In America, though, we are beset by groups whose interior craniums must consist of corners. Rather than have curvature allowing thoughts circulate theirs careen, carom, then crash into cerebral immobilization.
We see it with women’s availability to full-range gynecological services. We see it with what’s permissible to read, watch, listen, and create. We see it in how we’re able to comport ourselves or how others may comport themselves. We see it most pronounced with guns in our public sphere.
Before relocating to Nevada, I spent plenty of time in Arizona. Weeks into months amounted to years there. Wild Wild West as the Copper State resides in popular imagination, it’s Old West readiness for incipient, anticipated, hoped-for, sought-out gunslinging pales against Nevada’s. Not saying weaponry and ammo can be purchased on every Silver State street corner, but gun shops do challenge convenience stores for ubiquity.
Las Vegas reflects this proliferation of armament daily. Not so much in the tourist zones, though it certainly prevails in residential areas. For the longest it’s been nothing seeing men, overwhelmingly Anglos, pursuing life’s everyday activities with pistols adhered to their waists or in more acute cases having assault rifles slung over shoulders.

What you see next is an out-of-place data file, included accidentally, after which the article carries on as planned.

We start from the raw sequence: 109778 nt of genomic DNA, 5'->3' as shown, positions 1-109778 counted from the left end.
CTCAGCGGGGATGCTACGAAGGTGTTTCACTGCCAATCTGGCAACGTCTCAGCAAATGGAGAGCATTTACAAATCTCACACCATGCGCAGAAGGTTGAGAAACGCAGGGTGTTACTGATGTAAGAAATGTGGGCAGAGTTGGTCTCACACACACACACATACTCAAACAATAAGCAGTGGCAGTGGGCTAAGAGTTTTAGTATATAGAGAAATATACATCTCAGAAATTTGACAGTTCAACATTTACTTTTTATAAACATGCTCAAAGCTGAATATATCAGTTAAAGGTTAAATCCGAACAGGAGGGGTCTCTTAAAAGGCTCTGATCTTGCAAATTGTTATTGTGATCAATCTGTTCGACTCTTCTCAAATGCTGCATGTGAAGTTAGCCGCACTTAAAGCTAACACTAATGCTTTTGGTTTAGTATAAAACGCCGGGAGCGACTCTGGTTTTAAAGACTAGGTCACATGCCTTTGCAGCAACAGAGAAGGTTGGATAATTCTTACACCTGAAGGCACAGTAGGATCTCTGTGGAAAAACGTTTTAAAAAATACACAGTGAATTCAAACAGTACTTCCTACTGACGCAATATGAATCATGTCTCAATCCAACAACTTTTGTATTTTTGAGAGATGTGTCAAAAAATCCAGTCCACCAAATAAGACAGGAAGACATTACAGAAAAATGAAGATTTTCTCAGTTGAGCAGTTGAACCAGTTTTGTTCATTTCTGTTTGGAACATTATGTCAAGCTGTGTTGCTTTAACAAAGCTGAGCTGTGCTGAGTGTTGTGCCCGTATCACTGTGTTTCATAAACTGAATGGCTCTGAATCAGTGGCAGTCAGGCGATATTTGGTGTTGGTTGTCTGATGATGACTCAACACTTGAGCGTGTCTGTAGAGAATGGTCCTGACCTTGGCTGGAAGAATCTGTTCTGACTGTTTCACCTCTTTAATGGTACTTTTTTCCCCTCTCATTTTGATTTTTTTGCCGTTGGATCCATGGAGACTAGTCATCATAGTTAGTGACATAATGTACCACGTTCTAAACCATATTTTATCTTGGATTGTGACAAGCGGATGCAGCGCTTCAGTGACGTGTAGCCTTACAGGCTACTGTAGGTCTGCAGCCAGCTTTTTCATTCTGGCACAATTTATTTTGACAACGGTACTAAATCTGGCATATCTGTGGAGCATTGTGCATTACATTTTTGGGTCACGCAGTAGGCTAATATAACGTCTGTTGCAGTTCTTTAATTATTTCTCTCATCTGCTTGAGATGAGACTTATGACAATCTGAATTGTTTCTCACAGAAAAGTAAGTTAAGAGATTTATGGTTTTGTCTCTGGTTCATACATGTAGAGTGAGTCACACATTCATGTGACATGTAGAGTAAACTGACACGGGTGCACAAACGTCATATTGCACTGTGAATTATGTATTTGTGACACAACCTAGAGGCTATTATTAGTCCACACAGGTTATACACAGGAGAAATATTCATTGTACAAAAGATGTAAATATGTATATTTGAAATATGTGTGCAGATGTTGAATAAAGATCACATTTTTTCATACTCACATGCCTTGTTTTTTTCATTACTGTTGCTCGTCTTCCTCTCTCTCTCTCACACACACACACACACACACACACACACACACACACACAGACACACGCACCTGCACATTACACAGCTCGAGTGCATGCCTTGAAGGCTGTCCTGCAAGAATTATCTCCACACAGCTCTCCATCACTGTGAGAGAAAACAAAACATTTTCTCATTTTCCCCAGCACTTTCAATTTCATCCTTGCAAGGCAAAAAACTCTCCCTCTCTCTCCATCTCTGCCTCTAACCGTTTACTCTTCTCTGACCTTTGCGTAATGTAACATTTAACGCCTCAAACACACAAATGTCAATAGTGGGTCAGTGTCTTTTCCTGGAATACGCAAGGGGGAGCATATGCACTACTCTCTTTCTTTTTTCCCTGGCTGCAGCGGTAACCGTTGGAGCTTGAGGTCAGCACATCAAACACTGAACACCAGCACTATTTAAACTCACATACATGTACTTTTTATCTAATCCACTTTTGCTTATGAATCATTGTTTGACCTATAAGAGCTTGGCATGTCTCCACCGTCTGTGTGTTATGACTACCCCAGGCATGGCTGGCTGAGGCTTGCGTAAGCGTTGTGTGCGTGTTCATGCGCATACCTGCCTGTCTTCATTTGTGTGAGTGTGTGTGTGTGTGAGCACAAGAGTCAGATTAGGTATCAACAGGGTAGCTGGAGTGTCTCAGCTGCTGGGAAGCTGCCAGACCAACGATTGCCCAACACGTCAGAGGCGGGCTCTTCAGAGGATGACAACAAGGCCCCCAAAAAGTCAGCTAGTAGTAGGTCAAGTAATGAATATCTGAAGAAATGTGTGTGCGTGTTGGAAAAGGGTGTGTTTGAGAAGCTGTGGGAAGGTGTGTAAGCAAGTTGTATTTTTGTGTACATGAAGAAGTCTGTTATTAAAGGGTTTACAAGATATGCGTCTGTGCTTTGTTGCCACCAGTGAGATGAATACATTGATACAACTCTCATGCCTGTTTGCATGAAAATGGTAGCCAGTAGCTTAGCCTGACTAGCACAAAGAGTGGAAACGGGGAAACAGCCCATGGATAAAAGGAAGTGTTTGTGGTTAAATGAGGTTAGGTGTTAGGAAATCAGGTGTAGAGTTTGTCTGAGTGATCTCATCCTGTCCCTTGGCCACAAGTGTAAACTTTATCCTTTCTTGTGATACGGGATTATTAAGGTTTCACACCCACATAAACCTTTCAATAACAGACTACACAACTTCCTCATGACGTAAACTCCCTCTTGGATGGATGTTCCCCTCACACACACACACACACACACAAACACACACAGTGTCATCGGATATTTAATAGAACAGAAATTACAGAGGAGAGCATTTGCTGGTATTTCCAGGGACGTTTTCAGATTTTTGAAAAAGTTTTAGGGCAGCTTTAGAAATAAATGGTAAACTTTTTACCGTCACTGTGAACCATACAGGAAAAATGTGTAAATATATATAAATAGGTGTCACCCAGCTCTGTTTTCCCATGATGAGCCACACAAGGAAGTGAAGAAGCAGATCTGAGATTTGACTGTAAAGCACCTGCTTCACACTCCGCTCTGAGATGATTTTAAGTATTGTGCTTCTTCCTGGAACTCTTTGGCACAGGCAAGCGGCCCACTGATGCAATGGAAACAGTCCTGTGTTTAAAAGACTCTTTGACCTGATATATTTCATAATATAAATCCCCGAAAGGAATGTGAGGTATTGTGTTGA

Sure. All hell could break loose retrieving that quart of milk from the store or during the rinse cycle at the laundry. Really. Is there any sight more laugh-provoking than seeing some jiggling sack of pasty suet whose overflowing bulk strains a two-stroke scooter’s motor bearing a sidearm powerful enough to pierce an engine block?
Even few of the knuckleheads sporting motorcycle club insignia are nowhere near as conspicuous. But of course, carrying heavy metal or not, if he’s wearing gang colors who’s going to be dumb enough to fuck with him?
No, it’s the posers strapped for World War III. Or a terrorist attack. And if either erupts, be assured they’ll be among the first running for the hills anyway.
Now, yes. I grew up in Metropolitan New York. Hearing this, a lot of long-time Nevada residents smugly opine as fact about crime levels back in civilization. That if more New Yorkers carried, crime would be lower.
New Yorkers have wisely decided they don’t want a profusion of weapons flowing among them. They instinctively know more guns invite more danger. Theirs is a view that confounds rustics from states where gun regulations and possession are supine. In New York, these visitors either just can’t or refuse to grasp such contrariness.
New Yorkers are grateful such people don’t live in New York.
Actually, the region comprising the Metropolitan Area is among the safest in America. And while there are more incidents of criminality, these stem from more people. Newsflash – more people, more anything, more everything. However, the percentage of crime is far lower than that of gun-toting, gun-loving America.
Probably because where there are more guns, there are more reasons invented to use them.
In this case, I again like to use my father and his cohort as examples. He and pretty much of all the men forming his circle grew up in the rural South. Many were the times during their boyhoods they accompanied their fathers into the woods in order to stalk and shoot dinner. My father and those same men served in and survived World War II. I’m guessing guns were part of their everyday then as well.